Liturgy of St Gregory the Theologian

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The Liturgy of Saint Gregory the Theologian (or Anaphora of Saint Gregory) is one the three Anaphoras retained by the Coptic Church.[1] The text is named after Saint Gregory of Nazianzus, one of the Cappadocian Fathers.

The anaphora or Eucharistic Prayer that is part of this liturgy has the particularity to be entirely addressed to Christ and not to the Father as usually the anaphoras are.[2]

Use[edit]

This liturgy can be used at present by the Coptic Orthodox Church of Alexandria, as well as by the Coptic Catholic Church, in the solemnities of the Coptic calendar. This text doesn't cover the whole Divine Liturgy, but it extends only from the pre-anaphorical rites to the Fraction, so including the anaphora in the strict sense of the word. Along with this section the Liturgy of Saint Gregory includes also other additional prayers which can be used in place of the ones of the Coptic Liturgy of Saint Basil.[3]

History[edit]

This liturgical text derives from the West Syrian Rite, being imported in Egypt after the 6th-century from Syrian monks who settled in Wadi El Natrun.[4] The authorship of the core of this anaphora by Gregory of Nazianzus himself cannot be excluded.[1] The text however was adapted to the Egyptian use, and it was one of the three anaphoras which use was permitted by the canons of Patriarch Gabriel II in the 12th century.[5]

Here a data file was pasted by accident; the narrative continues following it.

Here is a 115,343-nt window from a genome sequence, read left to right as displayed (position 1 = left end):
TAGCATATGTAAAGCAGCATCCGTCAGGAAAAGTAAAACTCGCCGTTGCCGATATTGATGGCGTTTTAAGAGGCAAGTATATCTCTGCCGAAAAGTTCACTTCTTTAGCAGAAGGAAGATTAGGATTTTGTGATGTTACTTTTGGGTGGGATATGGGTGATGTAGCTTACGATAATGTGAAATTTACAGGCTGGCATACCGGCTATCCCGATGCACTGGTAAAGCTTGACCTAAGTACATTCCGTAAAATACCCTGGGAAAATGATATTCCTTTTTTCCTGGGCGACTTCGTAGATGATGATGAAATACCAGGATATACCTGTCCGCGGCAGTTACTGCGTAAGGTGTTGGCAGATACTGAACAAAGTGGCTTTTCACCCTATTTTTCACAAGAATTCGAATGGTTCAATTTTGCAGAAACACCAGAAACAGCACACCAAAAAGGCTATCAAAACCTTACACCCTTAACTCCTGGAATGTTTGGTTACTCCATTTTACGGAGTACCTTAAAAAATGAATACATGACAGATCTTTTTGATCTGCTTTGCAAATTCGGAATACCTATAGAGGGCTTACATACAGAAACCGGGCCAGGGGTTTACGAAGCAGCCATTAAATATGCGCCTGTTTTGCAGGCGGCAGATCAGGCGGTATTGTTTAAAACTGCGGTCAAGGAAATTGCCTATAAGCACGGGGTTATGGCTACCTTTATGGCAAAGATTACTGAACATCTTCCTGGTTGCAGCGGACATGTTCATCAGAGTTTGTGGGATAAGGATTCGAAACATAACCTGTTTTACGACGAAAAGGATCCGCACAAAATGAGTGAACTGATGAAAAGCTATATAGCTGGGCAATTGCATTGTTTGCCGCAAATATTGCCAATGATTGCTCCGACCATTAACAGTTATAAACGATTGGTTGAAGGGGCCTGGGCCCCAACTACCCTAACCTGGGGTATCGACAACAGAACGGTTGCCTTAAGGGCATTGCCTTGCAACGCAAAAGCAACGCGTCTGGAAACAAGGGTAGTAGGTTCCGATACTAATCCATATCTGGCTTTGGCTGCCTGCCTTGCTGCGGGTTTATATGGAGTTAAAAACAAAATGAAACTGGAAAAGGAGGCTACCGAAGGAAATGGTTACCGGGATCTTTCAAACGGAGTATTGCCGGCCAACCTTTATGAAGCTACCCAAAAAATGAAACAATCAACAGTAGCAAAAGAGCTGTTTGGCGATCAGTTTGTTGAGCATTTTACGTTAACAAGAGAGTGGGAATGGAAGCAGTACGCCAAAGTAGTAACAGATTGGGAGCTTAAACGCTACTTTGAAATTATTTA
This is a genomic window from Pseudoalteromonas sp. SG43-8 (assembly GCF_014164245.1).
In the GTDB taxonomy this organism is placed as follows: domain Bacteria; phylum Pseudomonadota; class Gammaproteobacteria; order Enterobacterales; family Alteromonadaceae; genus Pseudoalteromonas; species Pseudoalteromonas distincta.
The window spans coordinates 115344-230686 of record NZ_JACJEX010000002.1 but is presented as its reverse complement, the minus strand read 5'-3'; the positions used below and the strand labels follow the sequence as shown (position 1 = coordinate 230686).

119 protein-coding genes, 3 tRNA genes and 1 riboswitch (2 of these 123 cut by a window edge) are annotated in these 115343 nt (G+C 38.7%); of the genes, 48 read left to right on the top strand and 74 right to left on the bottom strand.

The oldest manuscripts of this liturgy date the High Middle Ages: the oldest is a 10th-century Sahidic incomplete manuscripts from the euchologion of the White Monastery, while the earlier Boharic texts are 12th or 13th manuscripts from the Monastery of Saint Macarius.[4] Also a Byzantine Greek recension exists.

Structure of the anaphora[edit]

The Anaphora of Saint Gregory the Theologian follows the Antiochene (or "West Syrian") structure, which can be so summarized:

Notes[edit]

  1. ^ a b Spinks, Bryan (2010). "Oriental Orthodox Liturgical Traditions". In Parry, Ken. The Blackwell Companion to Eastern Christianity. Malden, Mass: Wiley-Blackwell. pp. 316–362. ISBN 9781444333619. 
  2. ^ Varghese, Baby (2004). West Syrian liturgical theology. Ashgate Publishing. pp. 62–63. ISBN 978-0-7546-0619-2. 
  3. ^ Cody, Aelred (1991). "Anaphora of Saint Gregory". The Coptic encyclopedia 1. Macmillan. 124a-125a. ISBN 002897025X. 
  4. ^ a b Gabra, Gawdat (2009). The A to Z of the Coptic Church. Lanham, Md: Scarecrow Press. p. 29. ISBN 9780810868946. 
  5. ^ Chaillot, Christine (2006). "The Ancient Oriental Churches". In Wainwright, Geoffrey. The Oxford history of Christian worship. Oxford New York: Oxford University Press. p. 139. ISBN 9780195138863. 

External links[edit]